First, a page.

3 Ways the Funeral Home Can Help When the Service is Over

Sponsored By: McAlister-Smith Funeral & Cremation


In the days immediately following the death of a loved one, you’re busy making funeral arrangements, writing an obituary and accepting condolence messages. But what happens when the funeral is over?

That’s often when the reality of the death sinks in and the need for grief support is the most intense. It’s also when the funeral home can be a true support system and resource in navigating emotional healing plus financial and legal issues.

“People think the funeral home is only there for when someone dies,” says Dana Holtvoigt, director of marketing at McAlister-Smith Funeral & Cremation. “But after the service, we continue to provide the support the family needs.”

1. Emotional support

Many funeral homes offer grief support groups and resources to guide family members as they adjust to a new normal without a spouse, parent, child or other loved one.

“We feel we’re the safe place where healing beings,” Holtvoigt says. “From the first time we get that call, we know everything we do is affecting the healing process.”

“During the service, it can be a matter of tasking – where to be and what to do,” she adds. “People are calling and you’re really just going through the motions. But after the service, everyone else goes back to work and their life. Now, you’re really faced with the fact that person is gone.”

McAlister-Smith provides free support groups and individual counseling along with daily emotional healing emails and a list of community resources.

2. Financial guidance

Even though the funeral service is over, there’s still plenty to do when it comes to administrative tasks, financial changes and legal matters.

This is where the funeral home can offer expertise, walking families through those next steps and suggesting trusted resources to help families sort out financial or legal issues.

If you were financially dependent on the person who died, your financial situation could change dramatically, Holtvoigt explains. It could mean the loss of an income or Social Security benefits.

“What we try to do is steer them through financial education and help them stay on top of their financial situation,” she says.

A spouse or family might decide to move into a smaller home and they need real estate resources. In many situations, both parents have passed and the grown children live out of the area, so they need help sorting and organizing their parents’ home so it’s ready to sell.

“We’re seeing more and more families who are scattered and don't live in the same town,” Holtvoigt says. “We can be the local resource and give them recommendations.”

3. Legal resources

Next of kin face a long list of legal matters – likely more than they realize, Holtvoigt says. McAlister-Smith provides families with a “next steps” book that walks them through all the tasks they’ll need to handle, such as probate, life insurance, and Social Security. There’s a checklist of items that need to be changed – everything from bank accounts to the cable bill.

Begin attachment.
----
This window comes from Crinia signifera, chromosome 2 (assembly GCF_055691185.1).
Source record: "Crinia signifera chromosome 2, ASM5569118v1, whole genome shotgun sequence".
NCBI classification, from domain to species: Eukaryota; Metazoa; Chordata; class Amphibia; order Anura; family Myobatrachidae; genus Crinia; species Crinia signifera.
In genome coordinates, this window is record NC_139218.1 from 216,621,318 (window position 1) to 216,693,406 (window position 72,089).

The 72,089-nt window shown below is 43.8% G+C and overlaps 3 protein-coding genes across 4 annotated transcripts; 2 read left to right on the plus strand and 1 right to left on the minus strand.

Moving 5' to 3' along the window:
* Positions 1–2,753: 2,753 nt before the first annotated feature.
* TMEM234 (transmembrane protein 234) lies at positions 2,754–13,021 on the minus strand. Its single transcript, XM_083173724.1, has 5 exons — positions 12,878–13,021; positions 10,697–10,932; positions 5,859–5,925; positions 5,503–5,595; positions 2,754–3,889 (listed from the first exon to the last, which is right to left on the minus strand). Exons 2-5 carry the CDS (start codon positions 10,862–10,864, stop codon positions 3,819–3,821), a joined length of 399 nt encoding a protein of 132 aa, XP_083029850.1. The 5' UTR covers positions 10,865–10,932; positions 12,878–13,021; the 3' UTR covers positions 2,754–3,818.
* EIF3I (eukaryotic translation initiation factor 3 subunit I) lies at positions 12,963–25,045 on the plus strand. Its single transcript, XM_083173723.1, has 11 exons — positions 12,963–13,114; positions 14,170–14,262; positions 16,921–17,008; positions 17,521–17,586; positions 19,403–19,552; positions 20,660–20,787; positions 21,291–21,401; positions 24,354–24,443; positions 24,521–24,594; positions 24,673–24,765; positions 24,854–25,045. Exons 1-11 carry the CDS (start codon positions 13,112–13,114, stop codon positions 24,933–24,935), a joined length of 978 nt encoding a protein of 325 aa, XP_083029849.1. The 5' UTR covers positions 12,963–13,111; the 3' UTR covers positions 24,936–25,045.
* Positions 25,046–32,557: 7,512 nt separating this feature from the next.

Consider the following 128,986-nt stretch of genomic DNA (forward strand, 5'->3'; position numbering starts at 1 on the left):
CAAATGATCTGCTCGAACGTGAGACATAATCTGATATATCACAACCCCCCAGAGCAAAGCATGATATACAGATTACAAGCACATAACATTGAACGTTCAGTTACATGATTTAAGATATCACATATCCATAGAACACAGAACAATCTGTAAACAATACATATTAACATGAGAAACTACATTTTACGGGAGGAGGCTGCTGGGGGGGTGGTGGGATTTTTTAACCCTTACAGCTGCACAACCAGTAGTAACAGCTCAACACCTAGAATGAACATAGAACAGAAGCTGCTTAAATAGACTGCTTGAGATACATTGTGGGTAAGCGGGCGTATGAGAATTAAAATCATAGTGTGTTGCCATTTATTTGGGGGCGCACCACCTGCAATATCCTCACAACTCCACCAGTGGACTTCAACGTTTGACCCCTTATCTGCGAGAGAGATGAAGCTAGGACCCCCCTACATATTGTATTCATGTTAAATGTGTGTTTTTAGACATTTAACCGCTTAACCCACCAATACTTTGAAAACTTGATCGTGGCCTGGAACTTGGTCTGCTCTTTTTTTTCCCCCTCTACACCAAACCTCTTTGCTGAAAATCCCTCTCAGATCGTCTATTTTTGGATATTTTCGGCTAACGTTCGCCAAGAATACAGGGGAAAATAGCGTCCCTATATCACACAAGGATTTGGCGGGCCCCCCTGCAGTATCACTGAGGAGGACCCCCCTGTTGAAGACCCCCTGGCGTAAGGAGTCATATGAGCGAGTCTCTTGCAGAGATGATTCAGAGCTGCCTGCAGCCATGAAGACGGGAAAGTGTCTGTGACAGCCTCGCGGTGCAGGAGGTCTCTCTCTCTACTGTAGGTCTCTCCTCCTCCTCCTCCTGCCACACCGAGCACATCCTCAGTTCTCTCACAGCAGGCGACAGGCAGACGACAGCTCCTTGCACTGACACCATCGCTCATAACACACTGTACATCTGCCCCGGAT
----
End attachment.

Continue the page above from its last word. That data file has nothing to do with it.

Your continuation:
Almost all businesses or organizations will require a certified death certificate with the original seal. That means you can’t order just one certificate and make copies. Each death certificate is $3, and the funeral home can order them from the local health department for up to one year. So, it’s helpful to know how many certificates you’ll need, Holtvoigt says.

A volunteer from Veterans Affairs will also meet with a spouse and help determine if he or she is eligible for survivor benefits.

“We can’t give legal advice, but we partner with lawyers and financial professionals we trust,” Holtvoigt says. “We know exactly who our family is dealing with and the level of service they will get.”

While working through these legal and financial matters, it’s also a good time for the surviving spouse or other family members to update their own documents or create a will. They may even want to go ahead and pre-plan their own funeral.

By assisting with so many of these administrative tasks, the funeral home can aid in the healing process. “It can be tough for people to move on when they are burdened with all these legal and financial matters,” Holtvoigt says.

It’s so important to find a funeral home that provides these aftercare services, she adds. People may be tempted to select the funeral home with the cheapest price, but these aftercare services likely aren’t part of the package.

“Our fee might be a little higher because we are your resource forever,” Holtvoigt says. “People will contact us about a death that was 10 years ago. Other funeral homes won’t go that extra step. We'll continue to stay in a person's life as long as they'll let us.”

McAlister-Smith Funeral & Cremation has been a local and trusted name for funeral and cremation services for more than 130 years. The team at McAlister-Smith has the expertise and resources to help you through every step of planning a service and beyond.

Visit one of their four convenient locations in Mount Pleasant, West Ashley, James Island and Goose Creek to see what a modern funeral home can provide.

For more information about services and resources, go to McAlister-Smith.com or call (843) 722-8371.

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